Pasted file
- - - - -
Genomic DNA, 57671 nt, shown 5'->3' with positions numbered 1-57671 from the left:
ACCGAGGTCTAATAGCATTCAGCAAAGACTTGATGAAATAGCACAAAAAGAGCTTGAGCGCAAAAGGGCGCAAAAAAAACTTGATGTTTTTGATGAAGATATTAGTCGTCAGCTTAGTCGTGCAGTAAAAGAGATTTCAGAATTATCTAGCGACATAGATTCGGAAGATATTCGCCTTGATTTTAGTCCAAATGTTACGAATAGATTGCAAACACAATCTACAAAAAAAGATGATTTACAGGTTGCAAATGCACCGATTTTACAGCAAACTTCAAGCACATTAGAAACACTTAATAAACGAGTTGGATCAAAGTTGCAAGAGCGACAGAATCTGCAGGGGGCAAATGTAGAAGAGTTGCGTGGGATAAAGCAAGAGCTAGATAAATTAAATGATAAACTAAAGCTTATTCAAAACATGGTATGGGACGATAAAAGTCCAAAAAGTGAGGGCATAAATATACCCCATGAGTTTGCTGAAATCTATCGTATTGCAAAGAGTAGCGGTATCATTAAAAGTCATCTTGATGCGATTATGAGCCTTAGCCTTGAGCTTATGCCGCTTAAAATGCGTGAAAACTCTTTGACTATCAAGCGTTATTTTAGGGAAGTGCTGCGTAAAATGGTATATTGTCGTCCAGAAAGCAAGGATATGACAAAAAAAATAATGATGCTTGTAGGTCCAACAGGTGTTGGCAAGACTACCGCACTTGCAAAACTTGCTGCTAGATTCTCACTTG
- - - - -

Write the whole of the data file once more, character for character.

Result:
Genomic DNA, 57671 nt, shown 5'->3' with positions numbered 1-57671 from the left:
ACCGAGGTCTAATAGCATTCAGCAAAGACTTGATGAAATAGCACAAAAAGAGCTTGAGCGCAAAAGGGCGCAAAAAAAACTTGATGTTTTTGATGAAGATATTAGTCGTCAGCTTAGTCGTGCAGTAAAAGAGATTTCAGAATTATCTAGCGACATAGATTCGGAAGATATTCGCCTTGATTTTAGTCCAAATGTTACGAATAGATTGCAAACACAATCTACAAAAAAAGATGATTTACAGGTTGCAAATGCACCGATTTTACAGCAAACTTCAAGCACATTAGAAACACTTAATAAACGAGTTGGATCAAAGTTGCAAGAGCGACAGAATCTGCAGGGGGCAAATGTAGAAGAGTTGCGTGGGATAAAGCAAGAGCTAGATAAATTAAATGATAAACTAAAGCTTATTCAAAACATGGTATGGGACGATAAAAGTCCAAAAAGTGAGGGCATAAATATACCCCATGAGTTTGCTGAAATCTATCGTATTGCAAAGAGTAGCGGTATCATTAAAAGTCATCTTGATGCGATTATGAGCCTTAGCCTTGAGCTTATGCCGCTTAAAATGCGTGAAAACTCTTTGACTATCAAGCGTTATTTTAGGGAAGTGCTGCGTAAAATGGTATATTGTCGTCCAGAAAGCAAGGATATGACAAAAAAAATAATGATGCTTGTAGGTCCAACAGGTGTTGGCAAGACTACCGCACTTGCAAAACTTGCTGCTAGATTCTCACTTG